On examining the previous prototype it was felt that it would be unusable with the updated customer expectations. If the costume had to withstand maybe one party, then the previous project could be adapted. However, the new loading was now 3 perhaps 4 parties, one halloween skate and 2 hours of "trick and treating". The "costume" would also be needed throughout the year as well as being potentially used next year. Paper, string and glue were not up to the job. The job was serious and would require the finest materials. All that was available was left-over material from previous projects, thread found randomly in a cupboard and an old pillow. It was felt that there was justification to buy a sewing machine, however, the cheapest and consequently underpowered model was signed off from financing.


The engineer assigned had NO sewing machine skills, and there was no time or financial resources to send her on a training course. She could manage with the manual and some "on-hands experience".


As the project started it was clear that the engineers sewing skills were not to scratch, but as the initial work was going to be covered up with the fancy craft paintand glitter at the end, this wasn't much of a problem. As long as the product worked, how the seams looked, or how well the stitching held were not essential. As long as it looked pretty, then "Internal customer D" would be happy.


When the project progressed, the initial timeframe for completion was increased from 2 days to at least 5. The man-hours required per day were also increased, so in total the project was clearly under-resourced. The equipment budget also escalated as "internal customer D" kept making development requests and changes. Other budgets had to be cut, in fact to the point where the "family company" maybe required to downgrade the "food budget" to tinned beans and toast in the foreseeable future. The project clearly did not increase the companies stock-worth or create any new avenues of income. However it was a HUGE hit in the playground!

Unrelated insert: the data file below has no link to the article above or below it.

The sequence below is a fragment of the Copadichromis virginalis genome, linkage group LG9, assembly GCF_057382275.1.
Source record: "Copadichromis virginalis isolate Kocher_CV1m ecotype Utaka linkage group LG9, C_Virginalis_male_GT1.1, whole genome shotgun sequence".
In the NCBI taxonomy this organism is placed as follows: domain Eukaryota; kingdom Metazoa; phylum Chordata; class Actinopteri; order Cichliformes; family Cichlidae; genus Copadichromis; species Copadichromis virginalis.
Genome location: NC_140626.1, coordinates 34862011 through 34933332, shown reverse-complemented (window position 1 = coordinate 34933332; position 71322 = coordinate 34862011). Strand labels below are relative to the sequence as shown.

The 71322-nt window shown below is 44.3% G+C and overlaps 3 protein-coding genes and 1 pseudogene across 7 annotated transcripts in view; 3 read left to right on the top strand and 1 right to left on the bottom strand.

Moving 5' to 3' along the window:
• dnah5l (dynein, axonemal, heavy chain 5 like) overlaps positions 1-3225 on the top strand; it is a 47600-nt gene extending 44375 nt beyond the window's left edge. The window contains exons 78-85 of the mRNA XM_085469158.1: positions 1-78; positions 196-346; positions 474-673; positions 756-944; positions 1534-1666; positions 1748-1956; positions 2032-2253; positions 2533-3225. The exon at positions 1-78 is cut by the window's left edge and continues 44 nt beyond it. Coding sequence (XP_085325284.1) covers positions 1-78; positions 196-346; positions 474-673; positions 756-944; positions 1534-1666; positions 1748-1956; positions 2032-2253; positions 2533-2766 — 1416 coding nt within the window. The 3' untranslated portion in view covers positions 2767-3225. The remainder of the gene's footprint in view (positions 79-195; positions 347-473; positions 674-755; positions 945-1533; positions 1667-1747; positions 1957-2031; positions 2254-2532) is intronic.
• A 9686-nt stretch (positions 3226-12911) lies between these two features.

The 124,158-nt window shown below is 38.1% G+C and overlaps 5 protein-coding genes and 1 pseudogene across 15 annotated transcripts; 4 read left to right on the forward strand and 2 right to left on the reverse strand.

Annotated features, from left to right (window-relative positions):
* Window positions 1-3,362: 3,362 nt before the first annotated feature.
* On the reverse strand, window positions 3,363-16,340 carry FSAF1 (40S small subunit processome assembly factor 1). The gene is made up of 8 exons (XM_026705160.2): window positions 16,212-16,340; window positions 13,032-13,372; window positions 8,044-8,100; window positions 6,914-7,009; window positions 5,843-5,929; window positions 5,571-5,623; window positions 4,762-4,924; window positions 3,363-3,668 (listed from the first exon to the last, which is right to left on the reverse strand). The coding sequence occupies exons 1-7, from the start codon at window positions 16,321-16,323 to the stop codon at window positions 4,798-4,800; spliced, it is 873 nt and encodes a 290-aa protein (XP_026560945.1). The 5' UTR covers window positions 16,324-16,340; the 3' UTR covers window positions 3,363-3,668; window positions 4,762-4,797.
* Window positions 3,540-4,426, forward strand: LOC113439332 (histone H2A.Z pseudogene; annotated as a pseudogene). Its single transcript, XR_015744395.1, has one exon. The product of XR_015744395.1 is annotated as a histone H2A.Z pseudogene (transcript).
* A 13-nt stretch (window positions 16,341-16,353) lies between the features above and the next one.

On completion of the project, it became apparent that the ONLY person who would understand the finished product would be "internal customer D" and as such a complex schematic of the what the product SHOULD look like had to be tagged to the "costume" as documentation, in case anyone asked the inevitable question; "What are you dressed as?"


Despite the haphazard development process, the "costume" held up well during the "3 parties, 1 halloween tea and the trick-or treating" load testing. There were a few issues with broken equipment, but these were easily solved with sticky tape and safety pins. After a little maintenance, it is clear, depsite the wishes of the development team, (who would like to see their work buried, never to see the light), that the "costume" will be around forever. In fact it is inevitable,that the project willbecome one of those legacy services that willstill be workingeven though, "Internal customer D" has outgrown the "costume" and attending parties holding beer!


As to whether a similar project will be allowed to proceed in the future. I think that depends on the forcefulness of the "internal customer D"'s arguments, and whether the development team is drunk enough to consider the future project.


For your reference, please see an attached photo of "costume" as project documentation.



and what it should have looked like!



3 comments:

  1. Excuse the mix of tenses... The blog was written as a "Before" and "after" situation and I have had too many glasses of wine to correct all the mistakes. They will be all noted and corrected when... I am can be bothered essentially!

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  2. This is too funny and from my point of view a damn good attempt to make him look like the thing in the picture! kudos mama.

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  3. That's the best costume ever! I think you did a fabulous job. I wish I could make things but any attempts are worse than my 6 yr old. She's kind of good at art/drawing but she gets that from her dad.